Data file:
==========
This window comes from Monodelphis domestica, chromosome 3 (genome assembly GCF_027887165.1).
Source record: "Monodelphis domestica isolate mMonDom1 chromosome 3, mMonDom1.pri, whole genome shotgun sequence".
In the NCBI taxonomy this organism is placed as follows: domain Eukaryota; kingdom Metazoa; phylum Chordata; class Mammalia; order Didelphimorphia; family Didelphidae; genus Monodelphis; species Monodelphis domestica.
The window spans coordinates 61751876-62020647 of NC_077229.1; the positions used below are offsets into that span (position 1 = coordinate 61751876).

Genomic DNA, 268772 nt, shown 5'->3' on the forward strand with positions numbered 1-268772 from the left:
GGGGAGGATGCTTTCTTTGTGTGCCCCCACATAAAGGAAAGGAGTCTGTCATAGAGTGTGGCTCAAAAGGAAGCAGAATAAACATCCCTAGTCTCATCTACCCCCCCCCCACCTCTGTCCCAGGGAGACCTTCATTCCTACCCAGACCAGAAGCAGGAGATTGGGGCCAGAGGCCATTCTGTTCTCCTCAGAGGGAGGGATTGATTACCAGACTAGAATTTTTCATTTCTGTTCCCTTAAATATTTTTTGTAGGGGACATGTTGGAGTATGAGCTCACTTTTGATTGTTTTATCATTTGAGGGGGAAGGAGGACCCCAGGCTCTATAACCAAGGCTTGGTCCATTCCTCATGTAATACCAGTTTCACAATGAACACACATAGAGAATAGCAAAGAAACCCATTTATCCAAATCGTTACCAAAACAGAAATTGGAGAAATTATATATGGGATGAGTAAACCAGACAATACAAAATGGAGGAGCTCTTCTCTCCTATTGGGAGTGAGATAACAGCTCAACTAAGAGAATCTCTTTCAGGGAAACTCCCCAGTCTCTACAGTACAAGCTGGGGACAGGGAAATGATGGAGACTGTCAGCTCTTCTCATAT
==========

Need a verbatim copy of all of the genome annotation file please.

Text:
This window comes from Monodelphis domestica, chromosome 3 (genome assembly GCF_027887165.1).
Source record: "Monodelphis domestica isolate mMonDom1 chromosome 3, mMonDom1.pri, whole genome shotgun sequence".
In the NCBI taxonomy this organism is placed as follows: domain Eukaryota; kingdom Metazoa; phylum Chordata; class Mammalia; order Didelphimorphia; family Didelphidae; genus Monodelphis; species Monodelphis domestica.
The window spans coordinates 61751876-62020647 of NC_077229.1; the positions used below are offsets into that span (position 1 = coordinate 61751876).

Genomic DNA, 268772 nt, shown 5'->3' on the forward strand with positions numbered 1-268772 from the left:
GGGGAGGATGCTTTCTTTGTGTGCCCCCACATAAAGGAAAGGAGTCTGTCATAGAGTGTGGCTCAAAAGGAAGCAGAATAAACATCCCTAGTCTCATCTACCCCCCCCCCACCTCTGTCCCAGGGAGACCTTCATTCCTACCCAGACCAGAAGCAGGAGATTGGGGCCAGAGGCCATTCTGTTCTCCTCAGAGGGAGGGATTGATTACCAGACTAGAATTTTTCATTTCTGTTCCCTTAAATATTTTTTGTAGGGGACATGTTGGAGTATGAGCTCACTTTTGATTGTTTTATCATTTGAGGGGGAAGGAGGACCCCAGGCTCTATAACCAAGGCTTGGTCCATTCCTCATGTAATACCAGTTTCACAATGAACACACATAGAGAATAGCAAAGAAACCCATTTATCCAAATCGTTACCAAAACAGAAATTGGAGAAATTATATATGGGATGAGTAAACCAGACAATACAAAATGGAGGAGCTCTTCTCTCCTATTGGGAGTGAGATAACAGCTCAACTAAGAGAATCTCTTTCAGGGAAACTCCCCAGTCTCTACAGTACAAGCTGGGGACAGGGAAATGATGGAGACTGTCAGCTCTTCTCATAT